Finally, in a fascinating letter in the collection, from Dalton to his cousin George Bewley of Whitehaven, on the 9 th of 4 mo 1790, that is, the 9th April 1790, Dalton expresses his desire to “quit his present profession as teacher and enter upon some other…”. He asks his cousin’s advice about his plans: “I wish to enter upon the study of physics and science”. In the same letter, he describes his experiment on himself “to determine a near as might be the quantity of matter discharged from the body by insensible perspiration …evacuations solid, liquid, perspiration…” – so that from this we are even given an idea about what he ate and drank : loaf bread, cheese, oat bread, meal, meat, potatoes; beer, boiled milk and tea.

The pride and passion of Mr Babbage

Cate Watson, Content Developer takes a look at the pride and passion of Charles Babbage.

Designing the Difference and Analytical engines was a monumental task, demanding dedication and extreme attention to detail. Both engines were made up of thousands of parts that required near identical manufacturing – pushing Victorian technology to its limits. And Babbage was determined to make the machines operate without any possibility of errors.

Gearwheel cut-outs for Babbage's Difference Engine No 1, 1824-1832. Credit: Science Museum / SSPL

Gearwheel cut-outs for Babbage’s Difference Engine No 1, 1824-1832. Credit: Science Museum / SSPL

Babbage was very certain his engines would work. His passion for his machines kept him going despite numerous setbacks such as losing funding and the lack of acclaim or understanding of his inventions. Babbage continued designing engines until he died, absolutely sure that one day his work would be appreciated.

Babbage's Difference Engine No 1, 1824-1832. Credit: Science Museum / SSPL

Babbage’s Difference Engine No 1, 1824-1832. Credit: Science Museum / SSPL

And he was right. Nearly 150 years after Babbage’s death, our modern technological society can fully appreciate his genius in inventing the Analytical engine – a machine that embodies all the major principles of our computers – and the potential it had to change society.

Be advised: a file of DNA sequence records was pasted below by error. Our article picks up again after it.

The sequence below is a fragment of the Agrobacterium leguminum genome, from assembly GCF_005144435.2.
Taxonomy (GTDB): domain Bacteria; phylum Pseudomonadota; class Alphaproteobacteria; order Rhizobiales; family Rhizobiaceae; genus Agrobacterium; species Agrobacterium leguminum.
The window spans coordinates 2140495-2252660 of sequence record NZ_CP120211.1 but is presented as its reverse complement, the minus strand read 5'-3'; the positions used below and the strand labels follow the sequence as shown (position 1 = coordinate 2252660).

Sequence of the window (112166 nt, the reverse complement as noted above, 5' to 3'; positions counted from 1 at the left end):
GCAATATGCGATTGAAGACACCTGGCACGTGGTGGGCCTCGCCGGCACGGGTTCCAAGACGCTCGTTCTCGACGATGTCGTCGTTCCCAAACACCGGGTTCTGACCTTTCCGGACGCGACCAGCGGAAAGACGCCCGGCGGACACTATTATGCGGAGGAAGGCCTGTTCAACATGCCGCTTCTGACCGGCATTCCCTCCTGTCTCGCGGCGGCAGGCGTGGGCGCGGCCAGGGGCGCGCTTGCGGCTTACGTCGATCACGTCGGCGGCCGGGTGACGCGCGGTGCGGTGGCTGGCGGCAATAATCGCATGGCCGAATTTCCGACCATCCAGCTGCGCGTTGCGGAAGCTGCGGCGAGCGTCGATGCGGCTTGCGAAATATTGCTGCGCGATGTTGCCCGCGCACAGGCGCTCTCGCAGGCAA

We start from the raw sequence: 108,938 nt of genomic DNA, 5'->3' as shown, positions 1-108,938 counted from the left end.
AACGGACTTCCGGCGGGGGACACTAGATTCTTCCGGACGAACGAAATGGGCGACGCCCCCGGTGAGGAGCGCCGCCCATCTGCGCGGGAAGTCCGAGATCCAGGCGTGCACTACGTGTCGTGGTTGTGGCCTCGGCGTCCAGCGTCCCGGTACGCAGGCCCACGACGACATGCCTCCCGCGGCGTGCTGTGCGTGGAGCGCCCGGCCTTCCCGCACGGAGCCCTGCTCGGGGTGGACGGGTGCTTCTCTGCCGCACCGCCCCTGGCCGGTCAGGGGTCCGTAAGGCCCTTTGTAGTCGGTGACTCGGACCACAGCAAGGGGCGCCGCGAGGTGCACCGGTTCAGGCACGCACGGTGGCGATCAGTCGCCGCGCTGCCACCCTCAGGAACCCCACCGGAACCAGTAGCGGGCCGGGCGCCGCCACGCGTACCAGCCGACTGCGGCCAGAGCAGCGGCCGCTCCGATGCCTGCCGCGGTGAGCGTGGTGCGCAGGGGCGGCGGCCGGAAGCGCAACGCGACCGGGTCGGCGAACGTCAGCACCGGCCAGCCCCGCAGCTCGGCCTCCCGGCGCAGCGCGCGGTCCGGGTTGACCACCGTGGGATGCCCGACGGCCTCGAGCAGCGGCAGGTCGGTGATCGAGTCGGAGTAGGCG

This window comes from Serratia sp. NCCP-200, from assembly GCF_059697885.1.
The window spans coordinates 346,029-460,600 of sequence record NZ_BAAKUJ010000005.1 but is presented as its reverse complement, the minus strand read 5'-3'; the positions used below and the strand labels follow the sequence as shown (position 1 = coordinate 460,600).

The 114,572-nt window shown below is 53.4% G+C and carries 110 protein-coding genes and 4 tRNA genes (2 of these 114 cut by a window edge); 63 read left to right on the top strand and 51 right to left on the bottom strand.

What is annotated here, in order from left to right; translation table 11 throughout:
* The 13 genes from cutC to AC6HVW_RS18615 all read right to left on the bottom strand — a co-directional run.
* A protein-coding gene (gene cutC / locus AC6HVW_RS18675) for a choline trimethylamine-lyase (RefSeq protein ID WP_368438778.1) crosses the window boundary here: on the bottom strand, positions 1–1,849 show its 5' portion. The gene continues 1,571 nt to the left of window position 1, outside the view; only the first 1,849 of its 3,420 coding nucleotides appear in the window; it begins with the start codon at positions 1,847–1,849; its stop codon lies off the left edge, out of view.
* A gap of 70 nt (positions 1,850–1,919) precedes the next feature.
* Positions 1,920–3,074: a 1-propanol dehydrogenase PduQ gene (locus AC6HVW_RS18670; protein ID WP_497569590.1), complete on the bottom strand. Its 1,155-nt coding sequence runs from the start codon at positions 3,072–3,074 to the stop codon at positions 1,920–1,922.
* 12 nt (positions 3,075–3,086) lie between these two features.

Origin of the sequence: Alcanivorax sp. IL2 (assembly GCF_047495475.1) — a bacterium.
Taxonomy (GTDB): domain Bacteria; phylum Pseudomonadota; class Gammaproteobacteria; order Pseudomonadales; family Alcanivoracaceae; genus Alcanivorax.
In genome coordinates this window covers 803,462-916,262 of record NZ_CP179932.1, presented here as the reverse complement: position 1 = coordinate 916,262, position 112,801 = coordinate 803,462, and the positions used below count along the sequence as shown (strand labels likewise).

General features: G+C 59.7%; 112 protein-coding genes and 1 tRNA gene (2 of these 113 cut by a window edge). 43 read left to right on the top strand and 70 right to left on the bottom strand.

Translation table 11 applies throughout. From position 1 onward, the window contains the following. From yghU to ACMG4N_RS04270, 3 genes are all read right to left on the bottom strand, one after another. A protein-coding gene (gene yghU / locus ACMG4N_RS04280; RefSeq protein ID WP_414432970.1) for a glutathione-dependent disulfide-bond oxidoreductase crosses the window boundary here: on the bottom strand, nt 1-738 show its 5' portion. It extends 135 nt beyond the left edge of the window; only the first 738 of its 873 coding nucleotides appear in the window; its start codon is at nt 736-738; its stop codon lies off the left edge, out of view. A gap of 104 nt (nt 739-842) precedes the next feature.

Babbage passionately believed in his inventions and the importance of science. This uncompromising certainty made him highly critical of those who didn’t live up to his high standards. He published a scornful, sarcastic attack against the unscientific practices of the Royal Society. It was so shocking that Babbage’s friend John Herschel told him he would have given him a ‘good slap in the face’ for writing it if he had been within reach.

Babbage's Analytical Engine, 1834-1871. Credit: Science Museum / SSPL

Babbage’s Analytical Engine, 1834-1871. Credit: Science Museum / SSPL

Babbage acted according to his scientific principles and succeeded in alienating the Royal Society – which had previously persuaded the Government to fund the Difference Engine. Babbage tried demanding more money from the Prime Minister, failed and lost all hope of further support.

Babbage’s uncompromising personality contributed to his failure to build his machines. Yet it was his unswerving dedication to science that made him continue to work beyond hope of realisation and produce the engine plans you can see on show in the Science Museum’s Computing gallery.

100 years of stainless steel

Steph Millard in the exhibitions team looks back over 100 years of stainless steel, first cast in August 1913 by Harry Brearley. 

Today’s journey into work sets me thinking. Looking at the queue of cars ahead with their stainless steel exhaust systems I repeatedly glance at my wristwatch – with its stainless steel back – to check I won’t be late. To my right, the Canary Wharf tower – with its 370,000 square feet of stainless steel cladding – glints majestically in the early morning sunshine.